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Mr. Henry Monteith, who were at the head of the manufacturers of Glasgow, in his (Richmond) behalf, and suggesting to Richmond the propriety of calling upon them to state his own views, as early as possible. "Accordingly (says Richmond), I called upon Mr., Finlay, a day or two after, who received me in a very flattering manner: He entered into all the minutiae of my business, but thought it would be more advisable for me to obtain some respectable situation, such as my abilities and perseverance enabled me to fill, and to procure which, he was ready to lend all the assistance in his power." It then occurred to Mr. Finlay, that Mr. Owen, of New Lanark, wanted à person to superintend his establishment, and he offered to introduce Richmond to that gentleman, in his (Mr. Finlay's) own house in Queen-street, on the following morning. "I accordingly (says Richmond) attended at the time, and was introduced by Mr. Finlay to Mr. Owen. Mr. Finlay left us alone, and we spent several hours together, Previous to Mr. Finlay leaving us in the morning, he requested me not to leave his house until his return, as he was anxious to have some particular conversation with me, after my interview with Mr. Owen had terminated." This was the political conversation we have previously detailed, regarding the "secret conspiracy to overthrow the government," of which, if we can believe Richmond, Mr. Finlay assured him, that government "had the most positive and undoubted information of the (then) existence of such a conspiracy."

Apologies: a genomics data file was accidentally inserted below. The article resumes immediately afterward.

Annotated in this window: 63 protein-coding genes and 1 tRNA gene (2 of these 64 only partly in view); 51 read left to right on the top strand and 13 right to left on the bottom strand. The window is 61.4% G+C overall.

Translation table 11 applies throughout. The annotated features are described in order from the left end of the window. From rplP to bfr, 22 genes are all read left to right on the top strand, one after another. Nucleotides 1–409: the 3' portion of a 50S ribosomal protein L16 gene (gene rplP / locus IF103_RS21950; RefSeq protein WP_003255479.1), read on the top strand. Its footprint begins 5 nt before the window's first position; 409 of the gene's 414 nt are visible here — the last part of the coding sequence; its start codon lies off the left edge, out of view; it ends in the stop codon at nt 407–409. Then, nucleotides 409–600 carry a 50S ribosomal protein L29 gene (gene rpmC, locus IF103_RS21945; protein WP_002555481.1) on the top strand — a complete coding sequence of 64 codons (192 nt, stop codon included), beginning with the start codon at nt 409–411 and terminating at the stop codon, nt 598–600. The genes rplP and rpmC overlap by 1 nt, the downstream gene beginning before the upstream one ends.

We have been thus minute in these details, for the purpose of fixing the date of Richmond's first political interview with Mr. Kirkman Finlay a point, as our readers will soon see, of the utmost consequence to this investigation. And since Richmond admits, that he received Mr. Jeffrey's letter, on the 8th of December, 1816, and that he called on Mr. Finlay " a day or two after," when the above conversation took place, we presume we are quite justisfied in saying, that the converation must have taken place on the 10th or 11th of December, 1816. Richmond, without entering into further detail at this preliminary stage of his connexion with Mr. Finlay, significantly adds, "the communication he (Mr. F.) then made, produced the most serious consequences to me, and involved matters of no slight public interest."

"On the 18th of December (says Richmond), I went to New Lanark, where I remained till the 22d. During the time I continued with Mr. Owen, we went over the whole practical and theoretical details of his system. The visit gave mutual satisfaction, and it was agreed that I should take the charge of conducting the new arrange-ments he contemplated, the amount of salary alone being left undetermined. Mr. Finlay requested me not to close finally with Mr. Owen during my visit, and wished to see me immediately on my return.<I called upon him the same evening, and after disposing of the subject of my visit to Mr. Owen, he recurred to public affairs. He said they had made no progress in gaining information during my absence-(a statement which clearly implies, that Richmond and Finlay understood each other pretty well before,) and the consternation and alarm were daily increasing among the higher classes, in consequence of the threats